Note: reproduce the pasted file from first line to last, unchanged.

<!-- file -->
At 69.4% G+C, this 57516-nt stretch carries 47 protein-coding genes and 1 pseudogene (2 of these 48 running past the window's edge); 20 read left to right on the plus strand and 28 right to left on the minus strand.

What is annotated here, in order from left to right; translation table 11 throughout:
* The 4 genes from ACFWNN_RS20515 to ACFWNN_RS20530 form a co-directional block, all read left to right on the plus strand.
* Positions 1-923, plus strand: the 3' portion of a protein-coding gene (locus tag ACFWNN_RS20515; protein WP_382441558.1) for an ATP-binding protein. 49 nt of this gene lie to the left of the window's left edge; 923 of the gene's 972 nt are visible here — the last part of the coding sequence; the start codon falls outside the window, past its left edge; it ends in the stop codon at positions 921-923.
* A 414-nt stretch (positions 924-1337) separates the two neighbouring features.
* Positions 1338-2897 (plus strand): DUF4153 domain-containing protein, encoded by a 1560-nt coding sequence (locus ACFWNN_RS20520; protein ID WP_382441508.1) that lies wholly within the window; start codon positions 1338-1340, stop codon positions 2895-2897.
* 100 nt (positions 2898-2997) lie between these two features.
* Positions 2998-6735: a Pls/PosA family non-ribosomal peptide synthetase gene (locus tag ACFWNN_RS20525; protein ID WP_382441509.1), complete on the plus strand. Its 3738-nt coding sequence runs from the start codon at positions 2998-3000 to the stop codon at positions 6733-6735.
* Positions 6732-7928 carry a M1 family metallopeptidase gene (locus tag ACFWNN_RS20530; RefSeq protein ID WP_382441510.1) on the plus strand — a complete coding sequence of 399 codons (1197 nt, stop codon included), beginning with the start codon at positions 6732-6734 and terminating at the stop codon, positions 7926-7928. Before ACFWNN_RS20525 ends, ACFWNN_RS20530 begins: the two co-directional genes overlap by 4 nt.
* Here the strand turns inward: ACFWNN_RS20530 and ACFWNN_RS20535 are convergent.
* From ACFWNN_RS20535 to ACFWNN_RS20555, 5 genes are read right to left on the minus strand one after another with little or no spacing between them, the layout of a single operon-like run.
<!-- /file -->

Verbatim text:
At 69.4% G+C, this 57516-nt stretch carries 47 protein-coding genes and 1 pseudogene (2 of these 48 running past the window's edge); 20 read left to right on the plus strand and 28 right to left on the minus strand.

What is annotated here, in order from left to right; translation table 11 throughout:
* The 4 genes from ACFWNN_RS20515 to ACFWNN_RS20530 form a co-directional block, all read left to right on the plus strand.
* Positions 1-923, plus strand: the 3' portion of a protein-coding gene (locus tag ACFWNN_RS20515; protein WP_382441558.1) for an ATP-binding protein. 49 nt of this gene lie to the left of the window's left edge; 923 of the gene's 972 nt are visible here — the last part of the coding sequence; the start codon falls outside the window, past its left edge; it ends in the stop codon at positions 921-923.
* A 414-nt stretch (positions 924-1337) separates the two neighbouring features.
* Positions 1338-2897 (plus strand): DUF4153 domain-containing protein, encoded by a 1560-nt coding sequence (locus ACFWNN_RS20520; protein ID WP_382441508.1) that lies wholly within the window; start codon positions 1338-1340, stop codon positions 2895-2897.
* 100 nt (positions 2898-2997) lie between these two features.
* Positions 2998-6735: a Pls/PosA family non-ribosomal peptide synthetase gene (locus tag ACFWNN_RS20525; protein ID WP_382441509.1), complete on the plus strand. Its 3738-nt coding sequence runs from the start codon at positions 2998-3000 to the stop codon at positions 6733-6735.
* Positions 6732-7928 carry a M1 family metallopeptidase gene (locus tag ACFWNN_RS20530; RefSeq protein ID WP_382441510.1) on the plus strand — a complete coding sequence of 399 codons (1197 nt, stop codon included), beginning with the start codon at positions 6732-6734 and terminating at the stop codon, positions 7926-7928. Before ACFWNN_RS20525 ends, ACFWNN_RS20530 begins: the two co-directional genes overlap by 4 nt.
* Here the strand turns inward: ACFWNN_RS20530 and ACFWNN_RS20535 are convergent.
* From ACFWNN_RS20535 to ACFWNN_RS20555, 5 genes are read right to left on the minus strand one after another with little or no spacing between them, the layout of a single operon-like run.